The Nikon AF-S 16-35mm f/4G ED VR is relatively compact compared with Nikon’s 12-24mm zoom (opens in new tab) and only about two-thirds of the weight, while adding the bonus of optical VR. It’s also less pricey to buy and has a detachable hood that enables the inclusion of a 77mm filter attachment thread. Overall, it’s a great choice for shooting landscapes (opens in new tab), cityscapes and architectural interiors, although its f/4 aperture makes it less ideal for astrophotography (opens in new tab).
Mount: Nikon F (FX)
Image stabilisation: Yes
Lens construction: 17 elements in 12 groups
Angle of view: 107-63 degrees
Diaphragm blades: 9
Minimum aperture: f/22
Minimum focusing distance: 0.29-0.28m
Maximum magnification ratio: 0.25x
Filter size: 77mm
A cost-effective wide-angle zoom, this lens gives a field of view that ranges from 114 to 84 degrees on a full-frame Nikon camera. It also has a pretty short minimum focus distance that shrinks marginally from 0.29m to 0.28m as you extend through the zoom range, giving a generous maximum magnification factor of 0.25x.
The optical path includes three aspherical elements, which help to boost sharpness while keeping spherical aberrations and distortion in check, as well as reducing the overall size and weight of the lens. There are also two ED (Extra-low Dispersion) elements to enhance clarity and minimize color fringing, along with Nano Crystal Coat to reduce ghosting and flare.
Autofocus is based on a conventional ring-type ultrasonic motor, offering the usual full-time manual override along with a focus distance scale mounted beneath a viewing window. Unlike many wide-angle zooms, this one features an optical image stabilizer, or ‘Vibration Reduction’ system. Build quality feels solid and the mounting plate features Nikon’s usual rubber weather-seal ring.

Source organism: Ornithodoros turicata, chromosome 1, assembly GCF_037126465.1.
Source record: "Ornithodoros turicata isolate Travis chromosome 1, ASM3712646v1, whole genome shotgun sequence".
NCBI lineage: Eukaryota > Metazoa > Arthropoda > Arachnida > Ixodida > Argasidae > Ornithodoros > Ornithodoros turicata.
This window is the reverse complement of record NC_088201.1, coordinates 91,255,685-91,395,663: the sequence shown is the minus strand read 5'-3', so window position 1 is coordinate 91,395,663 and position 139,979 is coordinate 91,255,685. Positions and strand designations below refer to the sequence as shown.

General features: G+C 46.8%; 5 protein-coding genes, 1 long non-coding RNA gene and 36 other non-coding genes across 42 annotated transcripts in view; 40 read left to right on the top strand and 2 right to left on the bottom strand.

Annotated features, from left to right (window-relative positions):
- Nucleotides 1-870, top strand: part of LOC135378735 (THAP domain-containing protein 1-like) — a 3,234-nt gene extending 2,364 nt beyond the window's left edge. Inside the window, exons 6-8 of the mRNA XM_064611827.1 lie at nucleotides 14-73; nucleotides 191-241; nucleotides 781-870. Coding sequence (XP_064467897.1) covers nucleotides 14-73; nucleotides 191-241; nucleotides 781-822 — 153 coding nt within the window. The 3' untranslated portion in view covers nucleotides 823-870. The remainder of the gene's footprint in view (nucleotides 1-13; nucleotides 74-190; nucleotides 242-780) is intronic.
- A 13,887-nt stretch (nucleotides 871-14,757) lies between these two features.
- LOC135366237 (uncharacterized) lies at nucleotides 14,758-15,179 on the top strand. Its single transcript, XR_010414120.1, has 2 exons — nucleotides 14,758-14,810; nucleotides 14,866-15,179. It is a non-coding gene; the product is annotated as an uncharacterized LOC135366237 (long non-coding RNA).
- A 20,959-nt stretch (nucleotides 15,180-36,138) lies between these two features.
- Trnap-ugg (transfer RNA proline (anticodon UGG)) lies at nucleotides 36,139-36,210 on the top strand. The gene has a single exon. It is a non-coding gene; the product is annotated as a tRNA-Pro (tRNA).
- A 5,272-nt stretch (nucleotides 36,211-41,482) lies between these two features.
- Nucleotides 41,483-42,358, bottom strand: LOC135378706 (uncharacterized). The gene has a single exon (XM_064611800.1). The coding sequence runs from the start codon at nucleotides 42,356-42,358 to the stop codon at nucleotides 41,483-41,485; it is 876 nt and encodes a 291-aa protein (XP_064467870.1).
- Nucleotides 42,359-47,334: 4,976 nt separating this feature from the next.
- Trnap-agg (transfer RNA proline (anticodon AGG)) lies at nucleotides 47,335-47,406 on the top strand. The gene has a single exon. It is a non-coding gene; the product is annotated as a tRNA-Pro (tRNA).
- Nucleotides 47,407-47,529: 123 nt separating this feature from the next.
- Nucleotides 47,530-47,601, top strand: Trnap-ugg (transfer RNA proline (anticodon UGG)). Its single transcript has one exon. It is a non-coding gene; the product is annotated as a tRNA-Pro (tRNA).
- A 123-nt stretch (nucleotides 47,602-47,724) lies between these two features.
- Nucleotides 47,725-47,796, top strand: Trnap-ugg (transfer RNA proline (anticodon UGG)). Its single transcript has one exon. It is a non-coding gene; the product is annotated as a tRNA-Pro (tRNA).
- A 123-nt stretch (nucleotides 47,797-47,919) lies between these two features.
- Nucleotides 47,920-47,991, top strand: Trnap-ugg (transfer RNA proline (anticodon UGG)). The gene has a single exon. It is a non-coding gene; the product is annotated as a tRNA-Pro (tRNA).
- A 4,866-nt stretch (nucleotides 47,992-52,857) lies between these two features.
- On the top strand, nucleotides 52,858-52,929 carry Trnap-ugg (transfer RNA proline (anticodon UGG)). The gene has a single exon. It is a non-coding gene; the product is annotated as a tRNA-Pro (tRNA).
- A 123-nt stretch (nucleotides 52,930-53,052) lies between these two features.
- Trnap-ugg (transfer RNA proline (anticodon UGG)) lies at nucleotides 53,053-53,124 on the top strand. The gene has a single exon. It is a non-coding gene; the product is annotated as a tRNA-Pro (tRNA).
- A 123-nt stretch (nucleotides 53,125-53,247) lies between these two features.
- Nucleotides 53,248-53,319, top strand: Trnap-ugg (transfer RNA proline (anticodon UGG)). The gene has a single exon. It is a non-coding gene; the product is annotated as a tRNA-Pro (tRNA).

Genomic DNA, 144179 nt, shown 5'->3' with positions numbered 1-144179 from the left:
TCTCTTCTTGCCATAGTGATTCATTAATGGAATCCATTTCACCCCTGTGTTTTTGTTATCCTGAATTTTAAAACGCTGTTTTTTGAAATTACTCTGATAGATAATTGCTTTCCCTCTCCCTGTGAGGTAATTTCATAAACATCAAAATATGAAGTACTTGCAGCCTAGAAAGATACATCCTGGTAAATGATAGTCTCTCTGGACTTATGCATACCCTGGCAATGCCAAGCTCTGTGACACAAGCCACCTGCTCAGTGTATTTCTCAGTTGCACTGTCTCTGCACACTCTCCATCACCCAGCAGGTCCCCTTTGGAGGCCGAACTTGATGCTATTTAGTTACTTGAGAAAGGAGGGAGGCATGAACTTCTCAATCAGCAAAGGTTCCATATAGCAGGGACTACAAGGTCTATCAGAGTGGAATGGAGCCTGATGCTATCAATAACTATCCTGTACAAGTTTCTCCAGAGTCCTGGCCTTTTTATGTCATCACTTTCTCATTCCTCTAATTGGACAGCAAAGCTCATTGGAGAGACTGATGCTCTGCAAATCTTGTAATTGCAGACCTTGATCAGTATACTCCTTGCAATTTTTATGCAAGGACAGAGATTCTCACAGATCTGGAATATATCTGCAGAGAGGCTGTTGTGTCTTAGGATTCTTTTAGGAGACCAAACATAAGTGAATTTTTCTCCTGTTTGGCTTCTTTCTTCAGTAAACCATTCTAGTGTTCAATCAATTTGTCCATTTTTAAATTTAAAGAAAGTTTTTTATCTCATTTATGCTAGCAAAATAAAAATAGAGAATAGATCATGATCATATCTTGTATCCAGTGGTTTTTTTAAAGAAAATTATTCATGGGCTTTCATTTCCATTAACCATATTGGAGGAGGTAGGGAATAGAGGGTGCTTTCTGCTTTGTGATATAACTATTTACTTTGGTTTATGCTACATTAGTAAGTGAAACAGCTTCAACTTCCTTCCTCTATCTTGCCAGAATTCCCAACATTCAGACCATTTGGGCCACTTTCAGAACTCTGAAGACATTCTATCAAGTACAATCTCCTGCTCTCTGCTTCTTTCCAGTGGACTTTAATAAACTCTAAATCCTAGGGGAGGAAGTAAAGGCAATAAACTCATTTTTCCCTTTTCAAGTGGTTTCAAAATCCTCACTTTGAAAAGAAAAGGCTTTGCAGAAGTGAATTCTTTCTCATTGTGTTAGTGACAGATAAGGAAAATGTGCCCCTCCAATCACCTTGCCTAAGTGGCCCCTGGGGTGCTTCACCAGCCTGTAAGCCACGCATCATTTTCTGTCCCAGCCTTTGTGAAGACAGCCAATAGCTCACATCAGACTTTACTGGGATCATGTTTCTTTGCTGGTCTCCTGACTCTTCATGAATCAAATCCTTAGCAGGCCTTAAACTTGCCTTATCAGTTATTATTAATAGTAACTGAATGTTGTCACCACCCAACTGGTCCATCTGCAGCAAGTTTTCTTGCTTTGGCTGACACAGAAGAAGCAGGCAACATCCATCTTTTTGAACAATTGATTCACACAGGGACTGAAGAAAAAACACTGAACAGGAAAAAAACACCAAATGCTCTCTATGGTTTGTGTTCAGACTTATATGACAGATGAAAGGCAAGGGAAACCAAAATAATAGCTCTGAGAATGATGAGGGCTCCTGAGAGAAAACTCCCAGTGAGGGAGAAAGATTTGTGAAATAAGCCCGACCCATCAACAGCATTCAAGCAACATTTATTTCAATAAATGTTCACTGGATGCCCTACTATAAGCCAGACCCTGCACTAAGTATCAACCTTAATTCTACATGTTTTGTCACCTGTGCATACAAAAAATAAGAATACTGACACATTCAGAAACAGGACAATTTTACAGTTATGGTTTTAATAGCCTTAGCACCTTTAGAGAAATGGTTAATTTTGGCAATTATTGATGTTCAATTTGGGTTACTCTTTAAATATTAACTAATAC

This Nikon lens really delivers when it comes to center-sharpness, which is mostly spectacular although it drops off a bit at the long end of the zoom range. Mid-sector sharpness is pretty good but corner-sharpness is relatively lackluster. VR is definitely worth having, as it can save the need to lug a tripod around, but in this lens it only gives a 2.5-stop benefit.
We run a range of lab tests under controlled conditions, using the Imatest Master testing suite. Photos of test charts are taken across the range of apertures and zooms (where available), then analyzed for sharpness, distortion and chromatic aberrations.
We use Imatest SFR (spatial frequency response) charts and analysis software to plot lens resolution at the center of the image frame, corners and mid-point distances, across the range of aperture settings and, with zoom lenses, at four different focal lengths. The tests also measure distortion and color fringing (chromatic aberration).
It’s mostly great in the central region of the frame, although it drops off a bit at the long end of the zoom range. Mid-sector sharpness is comparatively average and corner-sharpness is a little disappointing.
color fringing can be noticeable at the short end of the zoom range, towards the corners of the image frame, but is less of an issue at mid to long zoom settings.
Barrel distortion can be very noticeable at 16mm but is of a uniform nature that’s quite easy to correct. It dies away completely at around 24mm and there’s slight pincushion at longer focal lengths.
The mighty Nikon AF-S 14-24mm f/2.8G ED (opens in new tab) might seem the most obvious contender for an ultra-wide landscape zoom for Nikon’s FX format DSLRs, but we actually prefer the equivalent Sigma 14-24mm f/2.8 DG HSM Art (opens in new tab). Compared with both of those, Nikon’s 16-35mm lens naturally has a less generous maximum viewing angle and aperture rating, but is less expensive to buy and has the advantages of featuring a filter attachment thread and optical stabilization. For landscape photographers, it’s the most sensible option.